All female cast to perform "Be My Baby" at the King’s Arms Salford July 10-12

Be My Baby

AN ALL-FEMALE theatre company will make its debut at this year’s Greater Manchester Fringe Festival - with a play about inequality.

 

The play Be My Baby by Amanda Whittington, is set in 1964 and follows the fortunes of Mary Adams, aged 19 and seven months pregnant, who is sent to a mother and baby home. First performed in 1998, the play is widely studied at GCSE and A Level in schools and colleges. 

 

However actresses Leni Murphy and Hannah Blakeley say they are tackling modern day inequality in the theatre by setting up their own company, Asphalt Roses.

 

Former Salford University student Leni said: “We were sick of waiting for acting work to come to us. There are loads of female actors and hardly any female roles.

 

“We set up the company and called it Asphalt Roses because we like the femininity of a rose but we wanted something solid with it. Asphalt is a fluid substance that binds and is quite strong. 

 

We have set up an all-female company to create work in the North West for female actors, writers and directors. The reason we picked Be My Baby was because we wanted a strong well-known play for our first show then people will come and see what we can do. 

 

“That will enable is to return with a second show that might be new writing. We’ve always wanted to work with Lucia Cox (the director).

 

“We did not want to set up the company as profit share as we have done so many profit share things and we think people should be paid for their work. So we applied to the Arts Council for funding.

 

“We chose Be My Baby because it is rare to find a script that is all female. With our future shows we are going to switch gender roles. I have never had an all female cast before. The stereotype is that it will be divas and so demanding but it has been really lovely.

 

“One of the cast members has four children and we have been really flexible to take that into consideration. We have had some day rehearsals, some evening rehearsals. Maybe there would not have been that relaxation if it was not an all female company.

 

“We have to take that on board because in this industry people do have children, and other work commitments, because they are not getting paid that much. If someone is on a school run we will work on other scenes until that cast member comes in.”

 

Rehearsals have been held at the Royal Exchange in Manchester, where the both Leni and Hannah work: “The Exchange has been brilliant with us and very supportive.”

 

Hannah, who trained at RADA and plays the central role of Mary, said: “Most importantly we are working with other women who want to do this, and have drive and ambition like we do.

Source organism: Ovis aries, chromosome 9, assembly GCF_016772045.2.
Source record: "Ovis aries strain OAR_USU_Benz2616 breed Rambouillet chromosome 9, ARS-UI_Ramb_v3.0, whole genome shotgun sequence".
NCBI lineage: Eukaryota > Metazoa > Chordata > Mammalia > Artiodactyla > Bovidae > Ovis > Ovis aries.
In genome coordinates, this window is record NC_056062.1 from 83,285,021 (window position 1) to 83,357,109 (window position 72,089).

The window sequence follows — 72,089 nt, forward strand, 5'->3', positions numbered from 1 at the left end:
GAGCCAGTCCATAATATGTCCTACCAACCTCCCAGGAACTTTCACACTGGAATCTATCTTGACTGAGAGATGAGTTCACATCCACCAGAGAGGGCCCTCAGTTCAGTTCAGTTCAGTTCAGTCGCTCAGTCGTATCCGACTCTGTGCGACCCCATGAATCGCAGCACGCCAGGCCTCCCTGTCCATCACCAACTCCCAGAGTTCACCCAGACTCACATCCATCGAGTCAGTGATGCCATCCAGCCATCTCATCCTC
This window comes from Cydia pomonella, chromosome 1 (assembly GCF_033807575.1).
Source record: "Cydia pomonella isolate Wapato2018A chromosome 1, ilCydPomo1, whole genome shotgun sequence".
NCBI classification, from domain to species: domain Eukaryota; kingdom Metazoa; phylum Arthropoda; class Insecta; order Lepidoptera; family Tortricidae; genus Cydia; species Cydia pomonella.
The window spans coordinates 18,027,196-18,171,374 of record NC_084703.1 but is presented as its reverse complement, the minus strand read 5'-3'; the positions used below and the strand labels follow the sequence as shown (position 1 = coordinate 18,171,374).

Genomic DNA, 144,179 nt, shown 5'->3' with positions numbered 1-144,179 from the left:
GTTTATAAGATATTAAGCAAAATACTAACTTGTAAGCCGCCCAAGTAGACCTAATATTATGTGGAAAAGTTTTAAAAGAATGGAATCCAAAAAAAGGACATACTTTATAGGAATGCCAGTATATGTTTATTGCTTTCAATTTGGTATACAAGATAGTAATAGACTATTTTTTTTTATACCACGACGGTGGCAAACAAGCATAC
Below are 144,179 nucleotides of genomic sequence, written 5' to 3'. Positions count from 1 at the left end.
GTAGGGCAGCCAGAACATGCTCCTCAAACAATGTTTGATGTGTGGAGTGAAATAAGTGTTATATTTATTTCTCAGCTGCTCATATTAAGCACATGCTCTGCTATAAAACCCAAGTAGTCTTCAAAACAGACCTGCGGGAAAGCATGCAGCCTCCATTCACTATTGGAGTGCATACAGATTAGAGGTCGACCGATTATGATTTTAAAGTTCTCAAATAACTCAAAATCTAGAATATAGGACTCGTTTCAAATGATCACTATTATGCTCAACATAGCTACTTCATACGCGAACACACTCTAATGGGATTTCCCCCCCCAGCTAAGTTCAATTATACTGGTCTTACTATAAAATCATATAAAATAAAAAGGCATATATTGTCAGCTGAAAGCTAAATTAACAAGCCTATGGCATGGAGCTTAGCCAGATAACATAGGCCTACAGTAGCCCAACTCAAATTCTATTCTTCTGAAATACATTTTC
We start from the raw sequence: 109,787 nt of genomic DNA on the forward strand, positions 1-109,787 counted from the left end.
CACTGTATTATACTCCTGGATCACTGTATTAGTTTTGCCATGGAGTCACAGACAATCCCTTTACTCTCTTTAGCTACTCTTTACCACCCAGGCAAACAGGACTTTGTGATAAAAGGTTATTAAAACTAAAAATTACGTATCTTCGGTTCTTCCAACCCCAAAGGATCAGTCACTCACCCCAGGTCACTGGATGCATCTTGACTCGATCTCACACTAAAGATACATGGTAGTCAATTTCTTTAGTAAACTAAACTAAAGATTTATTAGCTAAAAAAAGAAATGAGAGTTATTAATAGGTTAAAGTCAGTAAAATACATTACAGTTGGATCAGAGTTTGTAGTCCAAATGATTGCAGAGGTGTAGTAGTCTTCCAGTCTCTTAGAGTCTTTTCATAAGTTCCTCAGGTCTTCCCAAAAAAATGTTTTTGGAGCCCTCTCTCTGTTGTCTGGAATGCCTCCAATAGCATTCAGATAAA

“I’ve always been in the situation where I was the one being auditioned and it is nice to flip that on its head and be the one auditioning. The girls we’ve got are absolutely fantastic. They have the same goals as us.

 

“Leni and I are rehearsing 10am until 6pm and then going to our jobs, working until 11 at night, before getting up to do it all over again. We have definitely jumped in at the deep end.

 

“I was researching adoption and there was one story that I read about a girl who was only 15. Her bump had started to show and her mum took her to Woolworths and bought a fake wedding ring so it didn’t look like she was sinning.

 

“This is often performed in schools and colleges because it is so relevant to that age group and the first time I came across this was as a student. Funnily enough I was in an all female Shakespeare production at the same time.”

 

Together Leni and Hannah have talked to health and social care students in Harpurhey about the stigma of being an unmarried mother in the 1960s.

 

Leni said: “I think they were shocked how women were treated then. How unmarried mothers were viewed as dirty and were hidden far away from their families. Some of the girls on the course were unwed young mums.”

 

The feedback from teachers has been positive with Leni and Hannah described as “inspirational” and “pro-active role models”.

 

Leni has previously appeared at Greater Manchester Fringe in V For Vendetta, The Ballad of Halo Jones and Robots of Death. 

 

Also appearing in Be My Baby are Morag Peacock as matron, Bethan Caddick as Norma, Victoria Tunnah as Dolores, and Laura Campbell as Mrs Adams, Mary’s mother.

 

Their next project may involve Manchester poet Alex Keelan, who has written an all female show, about suffragettes.

 

Be My Baby is at the King’s Arms in Salford July 10-12 at 7.30pm, with a matinee on July 11 at 2.30pm. Tickets cost £8 and are available from www.wegottickets.com.  For more details www.greatermanchesterfringe.co.uk

Tags: